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#1 Daemon9623

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Posted 14 April 2012 - 02:28 PM

Any programmer shizzies want to help a brother out?

I'm running into a serious roadblock with this assignment for my C++ class. The chapter is on operator overloading and the assignment is creating two matrices and then adding, subtracting and multiplying them with overloaded operators. Every time I compile I'm hit with a slew of errors that I can't seem to get around. If anyone wants to take a look at my implementation file and see maybe what I'm doing wrong I'd greatly appreciate it.

MatrixClass.H

If you don't want to download it the code is here also:
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#2 mooniniteG

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Posted 14 April 2012 - 02:47 PM

Give me a few minutes and I'll check it out.
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#3 mooniniteG

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Posted 14 April 2012 - 03:00 PM

A couple of things that look wrong:

Ln 19 - The compiler is expecting matrix to be a type, but it's not declared anywhere. From your comment, this is supposed to be your ctor. Change it to:

void matrixType()

I'm not sure I follow what you're trying to do with the [][] here.

Ln 21/23/25 - Again, you're using matrix instead of matrixType.

Ln 60 - There's an end to a C-style comment (i.e. */) that isn't matched with a starting /*; delete it.

Ln 71 - Need to add matrixType:: before getSize since it's a member function.

Fixing these should help clear up any remaining warnings and errors.
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#4 juef

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Posted 14 April 2012 - 03:00 PM

Looked quickly, but I believe there's some places where you probably meant 'matrixType' rather than 'matrix'. But hey, I haven't touched C++ in a while, so you'd probably be best wait for mooniniteG's reply!

[EDIT] Sniped! :)
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#5 Rize

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Posted 14 April 2012 - 03:29 PM

If you still have errors you can't fix, post the compiler errors along with the source code!
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#6 Daemon9623

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Posted 14 April 2012 - 03:36 PM

A couple of things that look wrong:

Ln 19 - The compiler is expecting matrix to be a type, but it's not declared anywhere. From your comment, this is supposed to be your ctor. Change it to:

void matrixType()

I'm not sure I follow what you're trying to do with the [][] here.

Ln 21/23/25 - Again, you're using matrix instead of matrixType.

Ln 60 - There's an end to a C-style comment (i.e. */) that isn't matched with a starting /*; delete it.

Ln 71 - Need to add matrixType:: before getSize since it's a member function.

Fixing these should help clear up any remaining warnings and errors.

Thanks! I, unfortunately, don't have my compiler on hand at the moment since I'm at work, but I fixed these in notepad and will check them when I get home.

My naming convention was flawed initially as I called matrixType just matrix and it sounded more like a variable than a class. When I changed it I missed changing a few of them throughout the program.
The purpose behind matrix[][] was that I was trying to declare the constructor for matrixType, but was having a severe brainfart when it came to doing so with 2 dimensional arrays.

I set the default constructor for matrixType to:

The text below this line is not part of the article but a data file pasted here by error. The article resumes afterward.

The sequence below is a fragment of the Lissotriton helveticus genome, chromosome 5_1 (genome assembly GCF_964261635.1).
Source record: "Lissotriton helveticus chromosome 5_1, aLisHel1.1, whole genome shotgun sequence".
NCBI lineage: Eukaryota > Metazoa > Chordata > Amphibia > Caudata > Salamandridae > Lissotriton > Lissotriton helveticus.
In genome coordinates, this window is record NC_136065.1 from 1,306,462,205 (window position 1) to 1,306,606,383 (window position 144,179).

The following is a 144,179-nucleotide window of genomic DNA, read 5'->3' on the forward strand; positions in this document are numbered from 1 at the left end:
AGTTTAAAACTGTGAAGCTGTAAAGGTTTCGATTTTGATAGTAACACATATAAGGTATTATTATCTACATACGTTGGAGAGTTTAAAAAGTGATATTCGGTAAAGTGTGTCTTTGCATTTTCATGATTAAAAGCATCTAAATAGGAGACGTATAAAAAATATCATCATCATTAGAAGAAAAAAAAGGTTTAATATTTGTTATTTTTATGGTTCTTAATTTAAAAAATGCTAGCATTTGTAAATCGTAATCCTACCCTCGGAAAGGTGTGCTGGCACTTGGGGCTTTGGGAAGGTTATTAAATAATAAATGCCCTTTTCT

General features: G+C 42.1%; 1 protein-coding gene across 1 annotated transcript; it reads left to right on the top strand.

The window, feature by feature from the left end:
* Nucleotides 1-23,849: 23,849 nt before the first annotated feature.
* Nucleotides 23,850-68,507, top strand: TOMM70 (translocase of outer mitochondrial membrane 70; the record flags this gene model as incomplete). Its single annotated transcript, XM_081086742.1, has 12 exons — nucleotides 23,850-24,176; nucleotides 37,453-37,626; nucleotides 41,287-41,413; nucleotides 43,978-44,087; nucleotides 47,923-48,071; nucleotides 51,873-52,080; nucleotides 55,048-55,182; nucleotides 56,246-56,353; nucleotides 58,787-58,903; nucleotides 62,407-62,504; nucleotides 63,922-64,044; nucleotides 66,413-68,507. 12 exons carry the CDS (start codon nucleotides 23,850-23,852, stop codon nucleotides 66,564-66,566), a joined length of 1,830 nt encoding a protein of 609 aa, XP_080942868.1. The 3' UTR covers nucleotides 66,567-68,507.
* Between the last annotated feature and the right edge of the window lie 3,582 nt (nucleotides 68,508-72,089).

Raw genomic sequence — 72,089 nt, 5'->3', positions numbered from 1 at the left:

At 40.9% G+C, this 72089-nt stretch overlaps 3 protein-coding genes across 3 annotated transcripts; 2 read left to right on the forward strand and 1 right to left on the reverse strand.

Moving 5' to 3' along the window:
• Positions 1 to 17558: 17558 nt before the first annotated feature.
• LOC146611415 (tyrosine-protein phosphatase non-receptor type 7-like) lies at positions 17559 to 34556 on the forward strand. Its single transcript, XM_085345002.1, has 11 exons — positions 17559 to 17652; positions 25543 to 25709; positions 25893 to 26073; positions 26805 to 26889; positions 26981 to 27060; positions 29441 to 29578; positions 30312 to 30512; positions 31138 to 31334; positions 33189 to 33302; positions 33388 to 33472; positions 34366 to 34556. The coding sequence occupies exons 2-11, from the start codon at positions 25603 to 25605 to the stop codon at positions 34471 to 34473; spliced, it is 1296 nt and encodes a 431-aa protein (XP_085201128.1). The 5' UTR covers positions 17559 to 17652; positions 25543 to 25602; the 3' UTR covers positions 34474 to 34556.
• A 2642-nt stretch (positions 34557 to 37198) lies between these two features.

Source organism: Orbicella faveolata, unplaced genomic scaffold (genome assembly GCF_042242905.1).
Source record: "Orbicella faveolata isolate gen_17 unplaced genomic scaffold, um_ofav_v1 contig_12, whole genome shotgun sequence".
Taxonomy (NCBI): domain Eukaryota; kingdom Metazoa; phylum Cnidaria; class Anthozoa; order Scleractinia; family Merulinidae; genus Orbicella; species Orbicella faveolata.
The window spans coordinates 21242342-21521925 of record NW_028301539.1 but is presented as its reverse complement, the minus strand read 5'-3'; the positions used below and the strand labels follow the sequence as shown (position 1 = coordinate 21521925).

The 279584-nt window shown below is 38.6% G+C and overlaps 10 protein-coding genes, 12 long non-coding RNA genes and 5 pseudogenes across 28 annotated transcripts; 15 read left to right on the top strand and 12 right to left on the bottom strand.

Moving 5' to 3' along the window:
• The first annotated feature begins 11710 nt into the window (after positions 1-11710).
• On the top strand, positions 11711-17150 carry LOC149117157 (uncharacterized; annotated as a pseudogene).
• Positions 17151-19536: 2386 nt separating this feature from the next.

//Constructor
matrixType::matrixType()
{
row = 0;
col = 0;

matrix[row][col];
}


Which I think is correct, since row and col were delcared as private ints the constructor will initialize them to 0 and use them as the values for the matrix. Then when the setSize method is called with the corresponding matrix passed as a parameter it will then change row and col to the user-specified sizes. Right?

If you still have errors you can't fix, post the compiler errors along with the source code!

Yeah, I will if I run into problems I can't fix on my own. Didn't have the compiler on this computer so I'm just adjusting the code in notepad.
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#7 auriplane

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Posted 14 April 2012 - 03:40 PM

Note that arrays aren't pointers.
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#8 mooniniteG

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Posted 14 April 2012 - 03:45 PM

//Constructor
matrixType::matrixType()
{
row = 0;
col = 0;

matrix[row][col];
}


Which I think is correct, since row and col were delcared as private ints the constructor will initialize them to 0 and use them as the values for the matrix. Then when the setSize method is called with the corresponding matrix passed as a parameter it will then change row and col to the user-specified sizes. Right?

matrix[row][col] doesn't set the size of the matrix, it will return the value at that index. You just have matrix defined as a pointer to a pointer to an int and it's never initialized to anything meaninful so deferencing it is going to result in undefined behavior.

If matrix doesn't need to have its sized changed, I'd hardcode the size to whatever is necessary for your assignment. Otherwise I'd template the size of the matrix, but you're probably not at the point of using templates yet.
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#9 juef

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Posted 14 April 2012 - 03:55 PM

My naming convention was flawed initially as I called matrixType just matrix and it sounded more like a variable than a class.

I believe it is considered a good coding practice to name a class with its first letter capitalized (e.g. Matrix). It could even have a member named 'matrix' with no problem.
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#10 Nick The Newbie

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Posted 14 April 2012 - 04:01 PM

We all good here, or do you still need help?